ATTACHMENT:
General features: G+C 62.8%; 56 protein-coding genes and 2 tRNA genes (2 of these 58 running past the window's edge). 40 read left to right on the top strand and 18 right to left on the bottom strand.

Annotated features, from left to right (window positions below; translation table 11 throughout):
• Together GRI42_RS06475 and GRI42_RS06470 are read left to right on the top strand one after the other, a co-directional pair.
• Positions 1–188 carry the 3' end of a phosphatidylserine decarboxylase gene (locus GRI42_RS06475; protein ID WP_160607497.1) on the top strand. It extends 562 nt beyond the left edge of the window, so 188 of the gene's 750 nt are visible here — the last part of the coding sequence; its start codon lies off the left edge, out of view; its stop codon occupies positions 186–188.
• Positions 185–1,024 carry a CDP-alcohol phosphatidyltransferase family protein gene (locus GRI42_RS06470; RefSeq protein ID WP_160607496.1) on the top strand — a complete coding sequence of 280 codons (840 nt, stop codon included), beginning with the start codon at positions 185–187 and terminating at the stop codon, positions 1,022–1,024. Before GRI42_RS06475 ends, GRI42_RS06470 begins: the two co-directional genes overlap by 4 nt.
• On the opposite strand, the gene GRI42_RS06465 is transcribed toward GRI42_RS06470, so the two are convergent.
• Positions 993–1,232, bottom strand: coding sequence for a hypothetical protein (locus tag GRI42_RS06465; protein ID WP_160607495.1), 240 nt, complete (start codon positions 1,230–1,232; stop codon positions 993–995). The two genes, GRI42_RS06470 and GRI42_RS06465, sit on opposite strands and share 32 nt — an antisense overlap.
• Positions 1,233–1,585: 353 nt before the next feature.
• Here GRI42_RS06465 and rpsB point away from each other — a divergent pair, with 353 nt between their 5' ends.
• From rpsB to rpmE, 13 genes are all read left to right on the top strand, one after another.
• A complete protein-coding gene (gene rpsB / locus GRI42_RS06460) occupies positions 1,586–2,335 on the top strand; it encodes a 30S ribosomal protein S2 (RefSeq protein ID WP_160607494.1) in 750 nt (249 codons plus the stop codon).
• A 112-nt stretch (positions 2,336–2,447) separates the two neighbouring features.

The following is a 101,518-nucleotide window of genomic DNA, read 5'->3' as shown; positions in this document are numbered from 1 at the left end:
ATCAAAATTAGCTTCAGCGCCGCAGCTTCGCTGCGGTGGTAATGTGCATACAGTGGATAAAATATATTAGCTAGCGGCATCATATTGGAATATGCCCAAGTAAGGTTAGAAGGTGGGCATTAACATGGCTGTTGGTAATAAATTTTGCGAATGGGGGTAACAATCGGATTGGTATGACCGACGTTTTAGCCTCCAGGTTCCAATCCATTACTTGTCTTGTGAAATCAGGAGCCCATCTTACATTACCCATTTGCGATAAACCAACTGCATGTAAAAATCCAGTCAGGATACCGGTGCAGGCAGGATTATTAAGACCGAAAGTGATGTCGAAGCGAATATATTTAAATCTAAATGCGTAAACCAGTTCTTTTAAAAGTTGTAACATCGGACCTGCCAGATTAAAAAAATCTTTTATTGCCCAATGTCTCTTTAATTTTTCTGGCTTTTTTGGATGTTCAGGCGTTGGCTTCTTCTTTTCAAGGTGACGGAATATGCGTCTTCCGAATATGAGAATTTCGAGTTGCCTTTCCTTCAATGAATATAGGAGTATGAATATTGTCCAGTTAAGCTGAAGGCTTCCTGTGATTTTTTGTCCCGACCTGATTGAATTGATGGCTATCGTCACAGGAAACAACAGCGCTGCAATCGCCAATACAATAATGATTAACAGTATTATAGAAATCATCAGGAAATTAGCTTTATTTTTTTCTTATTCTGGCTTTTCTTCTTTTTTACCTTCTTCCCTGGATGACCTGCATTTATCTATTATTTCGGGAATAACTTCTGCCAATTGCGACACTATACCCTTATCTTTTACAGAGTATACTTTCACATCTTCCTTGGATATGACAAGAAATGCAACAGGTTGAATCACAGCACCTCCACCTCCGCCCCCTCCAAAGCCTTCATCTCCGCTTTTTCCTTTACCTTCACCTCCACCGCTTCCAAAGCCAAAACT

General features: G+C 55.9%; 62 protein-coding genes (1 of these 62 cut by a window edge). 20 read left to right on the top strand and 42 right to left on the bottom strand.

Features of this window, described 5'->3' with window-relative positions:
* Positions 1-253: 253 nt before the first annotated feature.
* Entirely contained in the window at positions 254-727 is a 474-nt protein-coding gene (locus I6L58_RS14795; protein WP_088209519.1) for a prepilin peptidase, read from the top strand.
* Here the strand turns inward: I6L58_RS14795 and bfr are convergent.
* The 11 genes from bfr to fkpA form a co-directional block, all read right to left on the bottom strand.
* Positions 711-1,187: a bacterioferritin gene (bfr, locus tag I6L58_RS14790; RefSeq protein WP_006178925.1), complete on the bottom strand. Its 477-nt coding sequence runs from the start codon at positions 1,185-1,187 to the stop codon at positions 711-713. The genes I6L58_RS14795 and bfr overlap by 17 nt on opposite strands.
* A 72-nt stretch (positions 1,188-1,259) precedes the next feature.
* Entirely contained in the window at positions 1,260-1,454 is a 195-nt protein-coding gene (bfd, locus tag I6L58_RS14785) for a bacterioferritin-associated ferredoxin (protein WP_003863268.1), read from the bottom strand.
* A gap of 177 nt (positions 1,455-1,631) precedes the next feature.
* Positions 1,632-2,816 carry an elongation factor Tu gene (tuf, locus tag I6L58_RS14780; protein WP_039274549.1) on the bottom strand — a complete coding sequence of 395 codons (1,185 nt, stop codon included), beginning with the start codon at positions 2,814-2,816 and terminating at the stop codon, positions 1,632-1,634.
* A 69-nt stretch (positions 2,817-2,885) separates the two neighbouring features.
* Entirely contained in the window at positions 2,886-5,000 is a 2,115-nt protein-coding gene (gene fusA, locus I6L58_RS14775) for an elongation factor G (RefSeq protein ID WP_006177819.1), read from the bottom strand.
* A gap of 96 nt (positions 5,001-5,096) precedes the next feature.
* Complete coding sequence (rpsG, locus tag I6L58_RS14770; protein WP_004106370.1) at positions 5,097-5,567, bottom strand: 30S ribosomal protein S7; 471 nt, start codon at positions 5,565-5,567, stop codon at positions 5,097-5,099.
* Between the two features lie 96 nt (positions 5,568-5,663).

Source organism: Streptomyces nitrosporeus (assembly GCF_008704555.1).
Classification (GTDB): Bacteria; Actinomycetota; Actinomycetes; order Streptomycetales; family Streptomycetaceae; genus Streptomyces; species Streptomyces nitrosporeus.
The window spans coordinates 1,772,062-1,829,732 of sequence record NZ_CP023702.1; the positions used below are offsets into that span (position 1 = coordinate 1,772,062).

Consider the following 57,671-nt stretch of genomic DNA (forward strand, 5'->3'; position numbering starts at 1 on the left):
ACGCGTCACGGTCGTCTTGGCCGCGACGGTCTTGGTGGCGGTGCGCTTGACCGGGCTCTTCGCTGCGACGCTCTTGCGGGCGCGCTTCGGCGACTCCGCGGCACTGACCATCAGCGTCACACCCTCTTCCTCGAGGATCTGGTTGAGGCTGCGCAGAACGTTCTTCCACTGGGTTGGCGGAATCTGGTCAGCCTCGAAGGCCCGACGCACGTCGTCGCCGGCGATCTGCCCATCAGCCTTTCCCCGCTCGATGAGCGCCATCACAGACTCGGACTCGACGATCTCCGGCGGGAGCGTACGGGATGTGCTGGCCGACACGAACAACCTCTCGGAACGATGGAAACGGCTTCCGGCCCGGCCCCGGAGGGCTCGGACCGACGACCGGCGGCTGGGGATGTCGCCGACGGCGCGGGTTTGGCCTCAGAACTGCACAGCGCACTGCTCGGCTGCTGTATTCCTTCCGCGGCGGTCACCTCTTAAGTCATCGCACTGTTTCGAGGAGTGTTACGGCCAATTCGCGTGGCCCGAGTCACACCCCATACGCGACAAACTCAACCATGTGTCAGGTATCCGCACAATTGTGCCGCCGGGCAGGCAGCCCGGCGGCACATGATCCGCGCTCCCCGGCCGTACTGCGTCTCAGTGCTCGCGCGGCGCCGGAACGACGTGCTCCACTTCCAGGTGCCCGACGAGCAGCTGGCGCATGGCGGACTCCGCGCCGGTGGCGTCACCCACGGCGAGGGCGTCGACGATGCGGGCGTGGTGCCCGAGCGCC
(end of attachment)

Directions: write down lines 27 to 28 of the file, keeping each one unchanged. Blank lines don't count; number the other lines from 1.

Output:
* Entirely contained in the window at positions 2,886-5,000 is a 2,115-nt protein-coding gene (gene fusA, locus I6L58_RS14775) for an elongation factor G (RefSeq protein ID WP_006177819.1), read from the bottom strand.
* A gap of 96 nt (positions 5,001-5,096) precedes the next feature.